The Ng Teng Fong General Hospital in Jurong East has put more wards into use ahead of schedule, but is still facing high occupancy rates of 80 per cent.
The hospital, which took in its first patient on June 30, started operating with 365 beds. Today, 500 of its 700 beds are in use.
The hospital's chief executive officer, Mr Foo Hee Jug, said: "We are indeed opening ahead of schedule. We found that we were operationally ready and would like to add to the national capacity as soon as possible."
He plans to open one more ward of 64 beds by year end, and will need to recruit more doctors and senior nurses.
At the official opening of the hospital by Prime Minister Lee Hsien Loong yesterday, Mr Foo rattled off some impressive figures. In just 102 days, the hospital has treated 31,000 patients at its clinics, 16,300 patients in its wards, and 19,000 patients at its emergency department.
But he stressed the need to work closely with doctors, grassroots leaders and others to keep people in the region healthy.
The Prime Minister, who spent about two hours touring the hospital and the adjoining 400-bed Jurong Community Hospital, said these new hospitals were developed with patients in mind.
The fan-shaped wards provide windows for every patient, no matter which class of ward they are in.
Said PM Lee: "It gives them lots of natural light, greenery outside, at least when there is no haze, and every patient with good ventilation, good views. Lift your spirits, recover faster."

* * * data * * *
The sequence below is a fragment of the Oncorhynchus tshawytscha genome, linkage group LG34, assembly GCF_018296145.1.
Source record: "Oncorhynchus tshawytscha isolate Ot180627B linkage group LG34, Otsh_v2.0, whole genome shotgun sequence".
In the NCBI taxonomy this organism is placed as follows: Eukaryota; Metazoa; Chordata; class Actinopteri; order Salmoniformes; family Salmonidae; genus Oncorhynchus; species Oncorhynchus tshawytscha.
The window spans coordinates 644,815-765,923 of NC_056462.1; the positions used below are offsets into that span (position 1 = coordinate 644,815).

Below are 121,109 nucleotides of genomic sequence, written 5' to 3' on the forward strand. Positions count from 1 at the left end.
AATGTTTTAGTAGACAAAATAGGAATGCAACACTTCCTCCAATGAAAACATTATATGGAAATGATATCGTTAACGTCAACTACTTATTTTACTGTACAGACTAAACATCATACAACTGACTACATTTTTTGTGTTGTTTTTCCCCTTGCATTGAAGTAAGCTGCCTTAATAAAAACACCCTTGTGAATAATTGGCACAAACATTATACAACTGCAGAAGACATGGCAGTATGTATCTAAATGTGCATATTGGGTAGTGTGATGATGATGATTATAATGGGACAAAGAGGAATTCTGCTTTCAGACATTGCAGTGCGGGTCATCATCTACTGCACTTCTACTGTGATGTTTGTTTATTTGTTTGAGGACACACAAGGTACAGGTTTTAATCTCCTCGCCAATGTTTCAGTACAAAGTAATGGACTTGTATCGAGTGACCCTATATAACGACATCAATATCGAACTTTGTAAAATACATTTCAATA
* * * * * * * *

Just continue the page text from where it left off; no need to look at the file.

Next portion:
To patients, the two hospitals operate as one. A patient who has surgery in the general hospital and recovers in the community hospital will get just one bill for his stay.
Mr Foo said the integrated development gives economies of scale, with both hospitals sharing one kitchen, one management team and electronic medical records.
The hospitals are eco-friendly, using 40 per cent less potable water than a conventional hospital, and the 550 solar panels completely take care of their hot water and landscape lighting needs.
One patient who gave two thumbs-up to the hospital is Mr Mohamad Salleh Arshad, 56, a diabetic. When he was told he needed to have his right leg amputated, he told the doctors he would rather die.
But they convinced him that life is what he makes of it. "They are so caring. The doctors, the nurses, they are so good to me," he said.
Yesterday, he sang English and Hokkien songs and had the VIPs, including PM Lee and Health Minister Gan Kim Yong, cheering him on.
This article was first published on October 11, 2015.
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